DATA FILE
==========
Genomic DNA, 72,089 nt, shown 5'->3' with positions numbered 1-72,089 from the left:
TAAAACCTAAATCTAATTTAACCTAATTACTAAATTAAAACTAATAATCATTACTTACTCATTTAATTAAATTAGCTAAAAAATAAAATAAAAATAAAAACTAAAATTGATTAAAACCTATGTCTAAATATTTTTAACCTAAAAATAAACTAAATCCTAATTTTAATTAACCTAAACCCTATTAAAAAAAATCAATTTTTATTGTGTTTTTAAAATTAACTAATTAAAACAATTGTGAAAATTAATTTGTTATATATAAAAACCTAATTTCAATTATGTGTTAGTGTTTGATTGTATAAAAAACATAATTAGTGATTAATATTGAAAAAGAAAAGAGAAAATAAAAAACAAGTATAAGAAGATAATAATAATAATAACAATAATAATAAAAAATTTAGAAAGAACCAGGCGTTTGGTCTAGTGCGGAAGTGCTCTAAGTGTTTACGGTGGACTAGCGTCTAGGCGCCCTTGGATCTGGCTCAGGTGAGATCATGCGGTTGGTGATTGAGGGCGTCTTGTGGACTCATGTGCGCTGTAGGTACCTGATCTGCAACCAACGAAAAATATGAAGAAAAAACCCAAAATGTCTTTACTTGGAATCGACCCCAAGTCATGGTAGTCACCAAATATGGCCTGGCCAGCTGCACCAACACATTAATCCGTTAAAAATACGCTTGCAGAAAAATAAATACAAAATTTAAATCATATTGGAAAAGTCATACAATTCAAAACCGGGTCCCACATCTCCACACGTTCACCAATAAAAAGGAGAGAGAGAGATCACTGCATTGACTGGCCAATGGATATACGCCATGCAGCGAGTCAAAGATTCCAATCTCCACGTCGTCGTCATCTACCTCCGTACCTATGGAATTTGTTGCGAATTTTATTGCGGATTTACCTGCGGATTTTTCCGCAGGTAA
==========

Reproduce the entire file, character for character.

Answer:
Genomic DNA, 72,089 nt, shown 5'->3' with positions numbered 1-72,089 from the left:
TAAAACCTAAATCTAATTTAACCTAATTACTAAATTAAAACTAATAATCATTACTTACTCATTTAATTAAATTAGCTAAAAAATAAAATAAAAATAAAAACTAAAATTGATTAAAACCTATGTCTAAATATTTTTAACCTAAAAATAAACTAAATCCTAATTTTAATTAACCTAAACCCTATTAAAAAAAATCAATTTTTATTGTGTTTTTAAAATTAACTAATTAAAACAATTGTGAAAATTAATTTGTTATATATAAAAACCTAATTTCAATTATGTGTTAGTGTTTGATTGTATAAAAAACATAATTAGTGATTAATATTGAAAAAGAAAAGAGAAAATAAAAAACAAGTATAAGAAGATAATAATAATAATAACAATAATAATAAAAAATTTAGAAAGAACCAGGCGTTTGGTCTAGTGCGGAAGTGCTCTAAGTGTTTACGGTGGACTAGCGTCTAGGCGCCCTTGGATCTGGCTCAGGTGAGATCATGCGGTTGGTGATTGAGGGCGTCTTGTGGACTCATGTGCGCTGTAGGTACCTGATCTGCAACCAACGAAAAATATGAAGAAAAAACCCAAAATGTCTTTACTTGGAATCGACCCCAAGTCATGGTAGTCACCAAATATGGCCTGGCCAGCTGCACCAACACATTAATCCGTTAAAAATACGCTTGCAGAAAAATAAATACAAAATTTAAATCATATTGGAAAAGTCATACAATTCAAAACCGGGTCCCACATCTCCACACGTTCACCAATAAAAAGGAGAGAGAGAGATCACTGCATTGACTGGCCAATGGATATACGCCATGCAGCGAGTCAAAGATTCCAATCTCCACGTCGTCGTCATCTACCTCCGTACCTATGGAATTTGTTGCGAATTTTATTGCGGATTTACCTGCGGATTTTTCCGCAGGTAA